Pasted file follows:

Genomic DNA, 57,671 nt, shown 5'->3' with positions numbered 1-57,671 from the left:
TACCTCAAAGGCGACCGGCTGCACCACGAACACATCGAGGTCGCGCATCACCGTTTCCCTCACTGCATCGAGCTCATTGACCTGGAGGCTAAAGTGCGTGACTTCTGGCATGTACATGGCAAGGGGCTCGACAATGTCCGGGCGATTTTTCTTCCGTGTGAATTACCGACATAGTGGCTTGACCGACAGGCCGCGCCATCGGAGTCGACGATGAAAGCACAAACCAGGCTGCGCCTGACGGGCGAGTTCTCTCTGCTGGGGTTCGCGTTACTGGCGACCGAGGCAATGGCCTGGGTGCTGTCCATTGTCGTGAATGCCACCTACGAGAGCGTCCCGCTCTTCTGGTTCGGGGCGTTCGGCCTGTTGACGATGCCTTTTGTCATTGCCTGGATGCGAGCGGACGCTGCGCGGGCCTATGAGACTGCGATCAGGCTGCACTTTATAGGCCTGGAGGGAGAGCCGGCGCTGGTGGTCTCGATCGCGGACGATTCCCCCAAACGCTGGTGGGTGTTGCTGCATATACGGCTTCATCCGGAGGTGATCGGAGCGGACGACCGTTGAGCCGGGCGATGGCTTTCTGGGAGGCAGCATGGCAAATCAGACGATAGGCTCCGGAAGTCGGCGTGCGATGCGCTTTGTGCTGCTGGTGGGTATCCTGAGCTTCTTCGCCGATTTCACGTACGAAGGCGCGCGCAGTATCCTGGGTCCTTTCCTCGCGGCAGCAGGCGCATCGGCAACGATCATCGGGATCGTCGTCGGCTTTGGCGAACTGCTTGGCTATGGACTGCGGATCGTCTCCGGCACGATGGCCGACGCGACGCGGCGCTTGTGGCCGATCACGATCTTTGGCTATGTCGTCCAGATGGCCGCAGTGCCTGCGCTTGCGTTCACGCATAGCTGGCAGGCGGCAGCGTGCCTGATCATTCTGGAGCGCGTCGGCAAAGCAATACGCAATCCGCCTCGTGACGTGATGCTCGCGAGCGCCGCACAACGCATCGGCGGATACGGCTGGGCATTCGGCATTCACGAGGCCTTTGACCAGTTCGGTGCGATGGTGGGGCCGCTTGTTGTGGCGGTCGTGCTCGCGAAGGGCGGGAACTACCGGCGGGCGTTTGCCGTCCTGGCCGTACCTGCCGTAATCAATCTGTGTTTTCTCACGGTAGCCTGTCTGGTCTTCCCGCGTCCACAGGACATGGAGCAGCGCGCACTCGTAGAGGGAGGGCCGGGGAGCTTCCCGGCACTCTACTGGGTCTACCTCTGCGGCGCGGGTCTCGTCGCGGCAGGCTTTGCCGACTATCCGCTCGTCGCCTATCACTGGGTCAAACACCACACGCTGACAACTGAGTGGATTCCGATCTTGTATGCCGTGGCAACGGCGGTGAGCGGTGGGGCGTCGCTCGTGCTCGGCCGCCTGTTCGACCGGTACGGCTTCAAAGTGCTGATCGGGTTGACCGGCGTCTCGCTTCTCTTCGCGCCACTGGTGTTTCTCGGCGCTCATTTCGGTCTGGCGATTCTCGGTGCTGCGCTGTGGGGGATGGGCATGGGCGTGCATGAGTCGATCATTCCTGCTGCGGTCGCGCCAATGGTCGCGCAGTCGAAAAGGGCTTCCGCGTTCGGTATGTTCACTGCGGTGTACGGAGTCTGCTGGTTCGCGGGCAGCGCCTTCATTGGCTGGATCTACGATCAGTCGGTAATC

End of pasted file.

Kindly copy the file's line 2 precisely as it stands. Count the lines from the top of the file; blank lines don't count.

TACCTCAAAGGCGACCGGCTGCACCACGAACACATCGAGGTCGCGCATCACCGTTTCCCTCACTGCATCGAGCTCATTGACCTGGAGGCTAAAGTGCGTGACTTCTGGCATGTACATGGCAAGGGGCTCGACAATGTCCGGGCGATTTTTCTTCCGTGTGAATTACCGACATAGTGGCTTGACCGACAGGCCGCGCCATCGGAGTCGACGATGAAAGCACAAACCAGGCTGCGCCTGACGGGCGAGTTCTCTCTGCTGGGGTTCGCGTTACTGGCGACCGAGGCAATGGCCTGGGTGCTGTCCATTGTCGTGAATGCCACCTACGAGAGCGTCCCGCTCTTCTGGTTCGGGGCGTTCGGCCTGTTGACGATGCCTTTTGTCATTGCCTGGATGCGAGCGGACGCTGCGCGGGCCTATGAGACTGCGATCAGGCTGCACTTTATAGGCCTGGAGGGAGAGCCGGCGCTGGTGGTCTCGATCGCGGACGATTCCCCCAAACGCTGGTGGGTGTTGCTGCATATACGGCTTCATCCGGAGGTGATCGGAGCGGACGACCGTTGAGCCGGGCGATGGCTTTCTGGGAGGCAGCATGGCAAATCAGACGATAGGCTCCGGAAGTCGGCGTGCGATGCGCTTTGTGCTGCTGGTGGGTATCCTGAGCTTCTTCGCCGATTTCACGTACGAAGGCGCGCGCAGTATCCTGGGTCCTTTCCTCGCGGCAGCAGGCGCATCGGCAACGATCATCGGGATCGTCGTCGGCTTTGGCGAACTGCTTGGCTATGGACTGCGGATCGTCTCCGGCACGATGGCCGACGCGACGCGGCGCTTGTGGCCGATCACGATCTTTGGCTATGTCGTCCAGATGGCCGCAGTGCCTGCGCTTGCGTTCACGCATAGCTGGCAGGCGGCAGCGTGCCTGATCATTCTGGAGCGCGTCGGCAAAGCAATACGCAATCCGCCTCGTGACGTGATGCTCGCGAGCGCCGCACAACGCATCGGCGGATACGGCTGGGCATTCGGCATTCACGAGGCCTTTGACCAGTTCGGTGCGATGGTGGGGCCGCTTGTTGTGGCGGTCGTGCTCGCGAAGGGCGGGAACTACCGGCGGGCGTTTGCCGTCCTGGCCGTACCTGCCGTAATCAATCTGTGTTTTCTCACGGTAGCCTGTCTGGTCTTCCCGCGTCCACAGGACATGGAGCAGCGCGCACTCGTAGAGGGAGGGCCGGGGAGCTTCCCGGCACTCTACTGGGTCTACCTCTGCGGCGCGGGTCTCGTCGCGGCAGGCTTTGCCGACTATCCGCTCGTCGCCTATCACTGGGTCAAACACCACACGCTGACAACTGAGTGGATTCCGATCTTGTATGCCGTGGCAACGGCGGTGAGCGGTGGGGCGTCGCTCGTGCTCGGCCGCCTGTTCGACCGGTACGGCTTCAAAGTGCTGATCGGGTTGACCGGCGTCTCGCTTCTCTTCGCGCCACTGGTGTTTCTCGGCGCTCATTTCGGTCTGGCGATTCTCGGTGCTGCGCTGTGGGGGATGGGCATGGGCGTGCATGAGTCGATCATTCCTGCTGCGGTCGCGCCAATGGTCGCGCAGTCGAAAAGGGCTTCCGCGTTCGGTATGTTCACTGCGGTGTACGGAGTCTGCTGGTTCGCGGGCAGCGCCTTCATTGGCTGGATCTACGATCAGTCGGTAATC